Hyundai's rapid development continues
The new Golf rival, officially unveiled at the Frankfurt show today ahead of sales starting next spring, replaces a car that was introduced in mid-2007 and is still considered a reasonable proposition against its rivals. That product cycle is considerably faster than those adopted by Hyundai's rivals, many of whom expect a generation of car to last up to seven years.
Hyundai Europe vice-president Allan Rushforth said he could 'see no reason' why the firm would slow its rate of change.
'I don't see why we would stop that,' he said. 'Actually, because Hyundai's market share in Korea is so big, the appetite for huge change at every model is considerable; we have to throttle it back a little for European tastes. With that in mind, I'd be confident that the current rate will continue.'
The i30 gets a longer wheelbase that's pushed closer to either end of the car - a move designed to improve interior space (it has class-leading levels of rear kneeroom, Hyundai claims) and improve ride quality. Hyundai is hoping that its blend of more premium features, low CO2 and improved fuel economy will help a fresh push to attract more fleet buyers; around 55% of UK car sales are corporate, but those buyers make up well under 40% of Hyundai GB's sales total.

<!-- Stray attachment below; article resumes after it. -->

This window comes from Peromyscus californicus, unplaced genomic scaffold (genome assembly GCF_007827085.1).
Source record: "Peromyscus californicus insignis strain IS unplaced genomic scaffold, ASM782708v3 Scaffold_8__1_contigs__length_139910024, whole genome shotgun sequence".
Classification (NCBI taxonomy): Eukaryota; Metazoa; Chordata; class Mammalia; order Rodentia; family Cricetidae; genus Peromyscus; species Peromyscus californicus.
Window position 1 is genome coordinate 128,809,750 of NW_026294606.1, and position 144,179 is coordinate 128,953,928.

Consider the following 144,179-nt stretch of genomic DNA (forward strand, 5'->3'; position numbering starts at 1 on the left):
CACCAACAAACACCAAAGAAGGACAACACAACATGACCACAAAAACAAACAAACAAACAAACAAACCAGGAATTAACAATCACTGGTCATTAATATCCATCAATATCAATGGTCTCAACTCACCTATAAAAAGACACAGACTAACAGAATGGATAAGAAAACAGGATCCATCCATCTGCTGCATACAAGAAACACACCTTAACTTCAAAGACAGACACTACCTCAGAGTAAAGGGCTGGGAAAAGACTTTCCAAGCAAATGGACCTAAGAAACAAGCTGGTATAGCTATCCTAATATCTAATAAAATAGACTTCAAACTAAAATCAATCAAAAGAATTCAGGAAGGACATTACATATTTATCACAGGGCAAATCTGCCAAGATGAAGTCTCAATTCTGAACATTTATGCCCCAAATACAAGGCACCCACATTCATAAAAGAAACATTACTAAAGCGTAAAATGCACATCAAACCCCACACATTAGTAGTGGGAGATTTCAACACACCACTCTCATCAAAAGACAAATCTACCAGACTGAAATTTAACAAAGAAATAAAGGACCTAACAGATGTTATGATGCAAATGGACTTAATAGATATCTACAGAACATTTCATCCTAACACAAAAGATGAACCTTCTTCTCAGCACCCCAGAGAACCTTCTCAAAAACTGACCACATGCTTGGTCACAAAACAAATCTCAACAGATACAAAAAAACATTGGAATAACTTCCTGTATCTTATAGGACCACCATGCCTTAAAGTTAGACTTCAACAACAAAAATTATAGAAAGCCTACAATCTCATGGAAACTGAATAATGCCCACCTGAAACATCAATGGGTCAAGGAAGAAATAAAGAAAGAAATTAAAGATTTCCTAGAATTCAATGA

Hyundai has another eight launches planned between now and the end of 2012; they're expected to include a new Santa Fe and the i40 saloon, and that number doesn't include the Veloster 'practical coupe', which has yet to make its debut in the UK.
The line-up does not include a European version of the large Genesis saloon, however. 'We've taken the decision to not bring the current generation of that car to Europe,' said Rushforth. 'We'll make a fresh call on that when the next version of the car arrives, in about three years' time.'